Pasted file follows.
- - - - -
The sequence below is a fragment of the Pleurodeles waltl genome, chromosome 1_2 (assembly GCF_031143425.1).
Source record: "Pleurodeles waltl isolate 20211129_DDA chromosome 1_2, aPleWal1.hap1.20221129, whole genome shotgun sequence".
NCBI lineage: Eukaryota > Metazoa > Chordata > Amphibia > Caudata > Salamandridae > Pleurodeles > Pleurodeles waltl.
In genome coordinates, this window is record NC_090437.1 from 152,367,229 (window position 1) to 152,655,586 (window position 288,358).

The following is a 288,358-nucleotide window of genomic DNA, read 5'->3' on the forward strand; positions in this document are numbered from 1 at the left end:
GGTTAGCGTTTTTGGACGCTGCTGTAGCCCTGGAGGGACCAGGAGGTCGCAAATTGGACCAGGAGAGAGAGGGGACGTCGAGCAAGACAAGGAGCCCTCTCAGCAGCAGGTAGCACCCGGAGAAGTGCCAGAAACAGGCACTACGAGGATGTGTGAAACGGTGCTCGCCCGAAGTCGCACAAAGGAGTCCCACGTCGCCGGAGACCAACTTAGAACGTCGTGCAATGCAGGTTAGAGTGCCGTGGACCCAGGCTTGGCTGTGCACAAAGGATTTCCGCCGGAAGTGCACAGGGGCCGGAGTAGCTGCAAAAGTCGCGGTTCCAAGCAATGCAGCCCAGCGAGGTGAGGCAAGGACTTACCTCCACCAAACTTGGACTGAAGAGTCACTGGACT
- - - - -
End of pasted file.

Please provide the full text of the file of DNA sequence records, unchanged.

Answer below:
The sequence below is a fragment of the Pleurodeles waltl genome, chromosome 1_2 (assembly GCF_031143425.1).
Source record: "Pleurodeles waltl isolate 20211129_DDA chromosome 1_2, aPleWal1.hap1.20221129, whole genome shotgun sequence".
NCBI lineage: Eukaryota > Metazoa > Chordata > Amphibia > Caudata > Salamandridae > Pleurodeles > Pleurodeles waltl.
In genome coordinates, this window is record NC_090437.1 from 152,367,229 (window position 1) to 152,655,586 (window position 288,358).

The following is a 288,358-nucleotide window of genomic DNA, read 5'->3' on the forward strand; positions in this document are numbered from 1 at the left end:
GGTTAGCGTTTTTGGACGCTGCTGTAGCCCTGGAGGGACCAGGAGGTCGCAAATTGGACCAGGAGAGAGAGGGGACGTCGAGCAAGACAAGGAGCCCTCTCAGCAGCAGGTAGCACCCGGAGAAGTGCCAGAAACAGGCACTACGAGGATGTGTGAAACGGTGCTCGCCCGAAGTCGCACAAAGGAGTCCCACGTCGCCGGAGACCAACTTAGAACGTCGTGCAATGCAGGTTAGAGTGCCGTGGACCCAGGCTTGGCTGTGCACAAAGGATTTCCGCCGGAAGTGCACAGGGGCCGGAGTAGCTGCAAAAGTCGCGGTTCCAAGCAATGCAGCCCAGCGAGGTGAGGCAAGGACTTACCTCCACCAAACTTGGACTGAAGAGTCACTGGACT